by Bill Keller
Call me up to the ridge, again.
Though it’s late, and I’m tired, I’ll come,
climbing without my headlamp through
lichens round as lily pads to
the solitary lookout spruce
you hunted from all summer long.
I won’t slide the switch; I’ll wait
to see your shadow swoop across
the stars, or better, hear your voice
both rip the night in half and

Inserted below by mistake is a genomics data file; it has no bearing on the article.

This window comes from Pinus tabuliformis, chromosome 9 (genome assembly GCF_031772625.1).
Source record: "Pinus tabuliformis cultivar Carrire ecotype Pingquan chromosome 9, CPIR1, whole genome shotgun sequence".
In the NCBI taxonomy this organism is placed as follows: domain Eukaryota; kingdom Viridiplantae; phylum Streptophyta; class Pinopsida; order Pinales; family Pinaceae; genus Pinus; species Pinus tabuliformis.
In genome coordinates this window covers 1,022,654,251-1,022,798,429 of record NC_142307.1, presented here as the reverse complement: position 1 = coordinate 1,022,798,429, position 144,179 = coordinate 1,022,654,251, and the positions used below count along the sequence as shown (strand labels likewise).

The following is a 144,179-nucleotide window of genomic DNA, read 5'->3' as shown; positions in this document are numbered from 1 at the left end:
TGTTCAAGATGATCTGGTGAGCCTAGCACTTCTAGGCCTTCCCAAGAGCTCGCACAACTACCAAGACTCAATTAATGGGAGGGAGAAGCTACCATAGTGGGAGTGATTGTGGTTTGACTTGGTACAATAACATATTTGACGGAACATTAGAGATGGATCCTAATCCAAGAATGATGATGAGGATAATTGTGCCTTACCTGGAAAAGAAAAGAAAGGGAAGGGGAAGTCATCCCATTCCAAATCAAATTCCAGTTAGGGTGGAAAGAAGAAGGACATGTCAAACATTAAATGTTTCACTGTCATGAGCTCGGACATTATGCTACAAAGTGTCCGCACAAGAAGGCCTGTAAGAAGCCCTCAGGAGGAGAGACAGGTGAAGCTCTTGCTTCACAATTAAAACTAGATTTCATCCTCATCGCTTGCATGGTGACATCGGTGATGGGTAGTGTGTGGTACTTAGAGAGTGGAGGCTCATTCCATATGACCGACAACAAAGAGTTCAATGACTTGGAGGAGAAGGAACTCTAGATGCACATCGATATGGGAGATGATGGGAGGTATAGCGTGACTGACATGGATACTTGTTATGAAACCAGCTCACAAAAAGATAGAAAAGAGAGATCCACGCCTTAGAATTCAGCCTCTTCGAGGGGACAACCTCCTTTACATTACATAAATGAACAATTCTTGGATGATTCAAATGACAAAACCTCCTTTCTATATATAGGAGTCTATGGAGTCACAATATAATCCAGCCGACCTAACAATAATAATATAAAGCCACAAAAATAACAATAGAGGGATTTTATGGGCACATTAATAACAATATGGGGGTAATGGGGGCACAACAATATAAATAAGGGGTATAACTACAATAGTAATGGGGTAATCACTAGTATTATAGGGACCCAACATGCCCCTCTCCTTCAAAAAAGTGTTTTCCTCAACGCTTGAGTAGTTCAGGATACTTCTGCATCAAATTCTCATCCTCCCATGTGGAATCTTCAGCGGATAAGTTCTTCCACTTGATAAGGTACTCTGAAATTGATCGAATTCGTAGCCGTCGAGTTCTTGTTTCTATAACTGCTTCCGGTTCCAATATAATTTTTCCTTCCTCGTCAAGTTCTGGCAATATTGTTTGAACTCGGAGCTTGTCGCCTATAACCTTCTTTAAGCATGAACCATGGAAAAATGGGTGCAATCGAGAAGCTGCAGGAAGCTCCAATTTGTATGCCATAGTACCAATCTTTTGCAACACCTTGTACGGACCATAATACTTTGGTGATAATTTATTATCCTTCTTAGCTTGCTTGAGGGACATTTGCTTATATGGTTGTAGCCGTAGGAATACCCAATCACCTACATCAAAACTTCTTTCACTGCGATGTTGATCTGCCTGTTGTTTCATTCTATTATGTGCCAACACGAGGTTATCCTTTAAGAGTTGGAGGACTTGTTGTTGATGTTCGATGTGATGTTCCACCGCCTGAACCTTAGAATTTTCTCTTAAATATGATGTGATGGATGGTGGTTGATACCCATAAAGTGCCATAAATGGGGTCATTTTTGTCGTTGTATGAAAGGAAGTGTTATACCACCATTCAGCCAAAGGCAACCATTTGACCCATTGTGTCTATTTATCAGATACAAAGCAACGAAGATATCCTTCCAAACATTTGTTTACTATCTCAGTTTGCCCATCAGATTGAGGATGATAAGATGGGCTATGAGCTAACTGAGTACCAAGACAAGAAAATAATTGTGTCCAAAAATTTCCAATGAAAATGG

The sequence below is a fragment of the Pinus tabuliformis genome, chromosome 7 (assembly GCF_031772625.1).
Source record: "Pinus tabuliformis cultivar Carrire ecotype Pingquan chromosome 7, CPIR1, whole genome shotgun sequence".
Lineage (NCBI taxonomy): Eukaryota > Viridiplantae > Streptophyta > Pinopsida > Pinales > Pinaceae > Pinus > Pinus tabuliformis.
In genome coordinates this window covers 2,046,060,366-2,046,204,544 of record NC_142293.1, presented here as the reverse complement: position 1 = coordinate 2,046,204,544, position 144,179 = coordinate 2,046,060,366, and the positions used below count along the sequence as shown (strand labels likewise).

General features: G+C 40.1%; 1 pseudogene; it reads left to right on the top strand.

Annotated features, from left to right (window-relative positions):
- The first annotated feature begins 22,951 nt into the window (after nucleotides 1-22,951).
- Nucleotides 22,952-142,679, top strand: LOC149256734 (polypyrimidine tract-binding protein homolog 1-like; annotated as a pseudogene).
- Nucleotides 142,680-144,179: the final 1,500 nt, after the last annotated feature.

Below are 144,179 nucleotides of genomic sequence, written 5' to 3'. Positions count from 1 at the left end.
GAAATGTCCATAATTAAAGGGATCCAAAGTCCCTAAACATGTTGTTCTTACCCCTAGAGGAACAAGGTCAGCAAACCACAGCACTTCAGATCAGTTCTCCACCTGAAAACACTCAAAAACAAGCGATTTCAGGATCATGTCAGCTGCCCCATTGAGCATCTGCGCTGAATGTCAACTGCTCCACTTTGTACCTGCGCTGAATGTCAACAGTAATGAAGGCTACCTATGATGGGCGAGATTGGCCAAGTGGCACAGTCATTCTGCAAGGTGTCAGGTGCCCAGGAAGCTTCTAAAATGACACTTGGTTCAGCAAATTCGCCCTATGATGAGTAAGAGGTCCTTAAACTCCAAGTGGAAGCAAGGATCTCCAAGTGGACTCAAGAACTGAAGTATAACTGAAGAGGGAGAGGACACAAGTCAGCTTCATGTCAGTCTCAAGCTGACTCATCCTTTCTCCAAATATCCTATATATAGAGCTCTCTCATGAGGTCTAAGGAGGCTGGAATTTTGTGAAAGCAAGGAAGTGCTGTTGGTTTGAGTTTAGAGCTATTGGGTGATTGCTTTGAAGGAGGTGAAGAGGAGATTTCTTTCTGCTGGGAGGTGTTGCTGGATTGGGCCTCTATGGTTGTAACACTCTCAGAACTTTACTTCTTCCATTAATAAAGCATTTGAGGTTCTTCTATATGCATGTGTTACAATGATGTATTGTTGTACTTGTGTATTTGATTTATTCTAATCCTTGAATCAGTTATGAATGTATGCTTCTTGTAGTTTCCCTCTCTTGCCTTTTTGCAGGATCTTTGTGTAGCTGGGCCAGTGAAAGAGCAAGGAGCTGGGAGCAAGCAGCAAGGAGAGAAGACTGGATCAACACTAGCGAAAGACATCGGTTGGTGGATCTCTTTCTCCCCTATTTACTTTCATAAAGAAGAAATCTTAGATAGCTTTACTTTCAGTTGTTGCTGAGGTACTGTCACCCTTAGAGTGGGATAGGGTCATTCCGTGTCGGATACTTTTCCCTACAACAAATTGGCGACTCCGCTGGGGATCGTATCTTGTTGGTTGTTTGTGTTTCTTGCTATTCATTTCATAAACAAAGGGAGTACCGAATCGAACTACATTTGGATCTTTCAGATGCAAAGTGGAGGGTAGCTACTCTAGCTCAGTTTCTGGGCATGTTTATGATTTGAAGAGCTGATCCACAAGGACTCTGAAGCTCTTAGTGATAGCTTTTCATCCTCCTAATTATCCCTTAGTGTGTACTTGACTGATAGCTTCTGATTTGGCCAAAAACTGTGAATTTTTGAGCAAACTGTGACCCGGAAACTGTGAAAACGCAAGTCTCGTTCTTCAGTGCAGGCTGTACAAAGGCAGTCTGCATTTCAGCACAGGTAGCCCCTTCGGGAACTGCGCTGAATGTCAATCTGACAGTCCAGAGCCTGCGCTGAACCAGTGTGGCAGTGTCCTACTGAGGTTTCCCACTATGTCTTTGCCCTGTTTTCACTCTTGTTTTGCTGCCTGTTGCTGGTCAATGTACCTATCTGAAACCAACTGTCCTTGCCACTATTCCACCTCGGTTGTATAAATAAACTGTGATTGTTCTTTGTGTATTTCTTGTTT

bind me to the dark, these woods,
to silent, endless time and you.
If I drift into layered dreams,
I’ll wake to know what I should do:
throw light, race down the mossy run
to soft road dozing under moon,
you chasing, warning, all the way,
till I’m out and gone, never to return.